In the Trenches: Helping Parents Understand Children's Complaints

In the Trenches

by Bob Ditter


We had an eight-year-old camper at our day camp last summer who went home every
evening and complained to her mother about how she had no friends, how camp
was not any fun, and how her counselors treated her poorly. As a result, her
parents, who were understandably concerned about her happiness and well-being
at camp, called us many times.

When we looked into the situation, we found a carefree, fun-loving little
girl, loved by her counselors, who for 6 hours and 59 minutes of a 7-hour
day was having an absolute blast. While her parents wanted to believe
us, none of us could quite explain the daily gripe sessions she held
with her mom. We were genuinely perplexed by her behavior, especially
since when we talked about it with her, she admitted to us that she loved

Do you have any thoughts that could shed light on how better to understand
this phenomenon? What could we say to reassure her parents, her mother
in particular, who experienced the girl's daily laments?

By the way, this girl had a serious bought with leukemia three years
ago, from which she is in complete remission. Whether this has any bearing
on the situation, we don't know.

- Perplexed

Dear Perplexed,

I am sure that what you describe - children who, in the face of all
evidence to the contrary, complain long and loud to their parents about
how miserable they are at camp - is familiar to day and resident camp
professionals alike. I have observed children who are ostensibly well-integrated
at camp burst into sudden tears during phone conversations with their
parents and spin woeful tales in letters destined for home.

This "reporting-misery-to-parents" behavior (I sometimes call it "wailing
of woes") is actually a type of joining behavior that many children exhibit.
Joining is the act of coming together or connecting with significant
people in our lives. It is a fundamental aspect of all relationships.
If you understand it, you can be more helpful and understanding, as well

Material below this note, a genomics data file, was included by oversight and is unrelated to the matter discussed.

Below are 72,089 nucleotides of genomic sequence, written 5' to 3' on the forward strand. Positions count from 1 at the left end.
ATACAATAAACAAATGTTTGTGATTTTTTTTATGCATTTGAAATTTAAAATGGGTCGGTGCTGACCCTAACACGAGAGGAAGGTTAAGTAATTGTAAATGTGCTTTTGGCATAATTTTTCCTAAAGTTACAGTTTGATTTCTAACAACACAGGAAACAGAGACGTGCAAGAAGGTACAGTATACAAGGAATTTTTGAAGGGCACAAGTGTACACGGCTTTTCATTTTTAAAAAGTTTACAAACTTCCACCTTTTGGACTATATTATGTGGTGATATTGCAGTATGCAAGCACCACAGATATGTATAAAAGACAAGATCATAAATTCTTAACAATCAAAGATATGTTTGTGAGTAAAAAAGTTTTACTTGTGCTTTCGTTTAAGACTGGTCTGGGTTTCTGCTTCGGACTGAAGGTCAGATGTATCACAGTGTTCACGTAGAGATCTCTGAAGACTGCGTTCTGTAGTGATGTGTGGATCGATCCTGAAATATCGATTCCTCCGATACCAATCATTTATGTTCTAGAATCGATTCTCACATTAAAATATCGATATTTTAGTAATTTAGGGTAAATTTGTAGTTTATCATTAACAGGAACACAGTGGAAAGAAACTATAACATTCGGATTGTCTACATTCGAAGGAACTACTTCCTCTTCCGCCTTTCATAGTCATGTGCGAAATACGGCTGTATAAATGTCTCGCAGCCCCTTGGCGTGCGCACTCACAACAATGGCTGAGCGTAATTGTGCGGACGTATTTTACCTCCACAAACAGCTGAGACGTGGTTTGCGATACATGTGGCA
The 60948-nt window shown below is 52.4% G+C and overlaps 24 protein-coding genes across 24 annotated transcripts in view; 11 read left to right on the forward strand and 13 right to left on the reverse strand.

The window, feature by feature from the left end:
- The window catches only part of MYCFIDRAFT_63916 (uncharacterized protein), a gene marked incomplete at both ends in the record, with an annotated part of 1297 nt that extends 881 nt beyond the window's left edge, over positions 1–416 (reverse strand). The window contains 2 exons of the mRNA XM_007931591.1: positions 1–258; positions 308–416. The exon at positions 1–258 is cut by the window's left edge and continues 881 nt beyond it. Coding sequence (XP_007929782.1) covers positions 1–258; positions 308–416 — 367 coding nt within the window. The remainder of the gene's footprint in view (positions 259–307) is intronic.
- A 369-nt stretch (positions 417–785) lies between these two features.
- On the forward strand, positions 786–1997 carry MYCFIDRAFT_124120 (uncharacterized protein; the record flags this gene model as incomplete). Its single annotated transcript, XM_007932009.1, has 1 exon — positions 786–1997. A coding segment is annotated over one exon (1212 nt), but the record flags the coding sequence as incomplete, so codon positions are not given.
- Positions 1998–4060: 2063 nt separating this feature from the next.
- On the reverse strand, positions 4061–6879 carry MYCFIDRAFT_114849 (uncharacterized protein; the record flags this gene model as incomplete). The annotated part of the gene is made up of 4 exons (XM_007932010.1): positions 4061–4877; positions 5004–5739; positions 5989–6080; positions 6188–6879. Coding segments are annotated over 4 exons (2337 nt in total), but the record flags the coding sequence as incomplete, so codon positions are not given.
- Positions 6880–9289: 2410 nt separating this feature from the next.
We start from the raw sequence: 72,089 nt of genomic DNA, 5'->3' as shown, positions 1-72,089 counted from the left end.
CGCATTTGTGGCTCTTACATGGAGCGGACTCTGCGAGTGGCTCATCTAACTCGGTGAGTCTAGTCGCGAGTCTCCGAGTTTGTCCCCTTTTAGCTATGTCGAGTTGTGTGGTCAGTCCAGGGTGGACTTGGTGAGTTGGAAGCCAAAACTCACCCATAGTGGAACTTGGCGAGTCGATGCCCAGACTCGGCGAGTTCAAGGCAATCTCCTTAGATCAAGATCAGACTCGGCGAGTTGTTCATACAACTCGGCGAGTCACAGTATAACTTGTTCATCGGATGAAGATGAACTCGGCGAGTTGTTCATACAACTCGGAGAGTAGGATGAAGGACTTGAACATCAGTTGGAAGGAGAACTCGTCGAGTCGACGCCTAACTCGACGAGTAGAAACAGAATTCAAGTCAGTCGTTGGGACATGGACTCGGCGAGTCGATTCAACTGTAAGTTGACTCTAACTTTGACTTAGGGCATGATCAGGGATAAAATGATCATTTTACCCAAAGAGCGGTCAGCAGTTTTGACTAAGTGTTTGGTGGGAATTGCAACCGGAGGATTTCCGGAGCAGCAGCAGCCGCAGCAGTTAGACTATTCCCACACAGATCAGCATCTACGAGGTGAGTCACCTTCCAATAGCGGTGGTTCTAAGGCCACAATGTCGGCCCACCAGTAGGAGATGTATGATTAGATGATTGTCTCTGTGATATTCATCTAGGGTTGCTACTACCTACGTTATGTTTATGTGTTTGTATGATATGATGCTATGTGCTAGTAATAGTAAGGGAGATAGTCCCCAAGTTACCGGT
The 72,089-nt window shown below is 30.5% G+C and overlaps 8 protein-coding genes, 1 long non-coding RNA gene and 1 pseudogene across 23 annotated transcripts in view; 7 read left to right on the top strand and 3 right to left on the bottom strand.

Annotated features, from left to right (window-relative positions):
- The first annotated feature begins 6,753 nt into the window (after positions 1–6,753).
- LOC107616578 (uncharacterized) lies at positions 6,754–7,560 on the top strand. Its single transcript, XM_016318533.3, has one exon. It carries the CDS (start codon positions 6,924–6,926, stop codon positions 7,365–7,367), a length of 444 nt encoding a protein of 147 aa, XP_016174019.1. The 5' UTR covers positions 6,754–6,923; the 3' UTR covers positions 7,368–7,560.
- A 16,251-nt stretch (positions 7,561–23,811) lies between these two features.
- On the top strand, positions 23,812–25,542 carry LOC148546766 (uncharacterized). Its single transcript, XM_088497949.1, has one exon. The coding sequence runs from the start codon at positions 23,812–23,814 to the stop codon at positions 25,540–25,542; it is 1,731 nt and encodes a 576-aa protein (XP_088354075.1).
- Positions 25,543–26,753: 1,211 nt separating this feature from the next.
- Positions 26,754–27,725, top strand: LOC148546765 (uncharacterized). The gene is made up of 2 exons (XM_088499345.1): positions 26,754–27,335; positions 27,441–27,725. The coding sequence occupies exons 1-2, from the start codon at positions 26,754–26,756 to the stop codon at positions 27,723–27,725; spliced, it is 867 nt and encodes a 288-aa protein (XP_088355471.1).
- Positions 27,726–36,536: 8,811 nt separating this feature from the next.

as less judgmental, with campers and parents.

As your example demonstrates, young children often preserved their connection
with their parents through similar behavior. Sharing misery, which children
do almost intuitively, evokes in parents a need to care and protect,
which is exactly the effect their children are unconsciously looking
for! It is this display of concern that reassures children about the
love and loyalty their parents have for them, and vice versa.

The child's complaints set in motion a dance of interdependency where
the child re-experiences the bond between himself or herself and his
or her parent, and the parent feels needed, important, and legitimate
as a caretaker. In the words of Bob Ednick, of Coleman Country Day Camp,
this exchange of concern and worry becomes "the campfire" around which
parent and child feel close and together.

While all of this is natural, more or less Mother Nature's way of reinforcing
the care and protection of children, it can become stifling and inhibit
a child's growth and sense of expanding self-esteem. Explaining this
situation to parents is a way of saying that their concern is simply
evidence of their being good parents and that their child does not need
coddling, but reassurance about the parents' belief that the child can

In the case of your young camper, her complaints may be a remnant from
her illness, when she and her parents truly had something to worry about
and bonded around the fear and misery of her illness. The little girl
is simply holding onto a behavior that once brought her a tremendous
sense of closeness with her parents. Once her parents understand this,
and see it not as bad, but as evidence of the child's love for them,
they can move beyond it by bonding with her around her success at camp
rather than around her worries and fears about mistreatment.

You might also take some candid photographs of the complaining camper
to show parents. As we know, a picture is worth a thousand words; it
can help to allay parents' fears when used in conjunction with the explanation
I have offered above.

Counselors Joining with Campers

While I visit camps in the summer, I often hear counselors complain
about how rude or defiant their campers are. Children's behavior can
be frustrating to young adult counselors who are not yet parents. However,
when I hear counselors complain about what may be very real defiant and
unsavory attitudes, I wonder whether these same counselors have put in
the time and the energy needed to truly bond with their campers. This
is another side of joining.

Many counselors are threatened by the task of getting campers to work
together, live in harmony, and clean things up. The task is more easily
accomplished when counselors can identify with and enjoy their campers.
When children sense that adults take a true interest in them and value
them as real people, they are more willing to be cooperative, helpful,
and reasonable. While rewards and other incentives can be helpful, the
most powerful motivator for most children is the true interest of a significant
adult - one who balances adventure with limit setting while always conveying
a sense of caring. Today, children respect nurturing authority, as a
combination, more than either characteristic by itself. The most valuable
thing supervisors can do at camp is to encourage their counselors to
join with their campers.

This article first appeared in the November/December 1996 issue of Camping

Bob Ditter is a licensed clinical social worker specializing
in child, adolescent, and family therapy. He supervises content for and can be reached via e-mail at or
by fax at 617-572-3373. "In the Trenches" is sponsored by American
Income Life Insurance.

Originally published in the 1999 September/October
issue of Camping Magazine.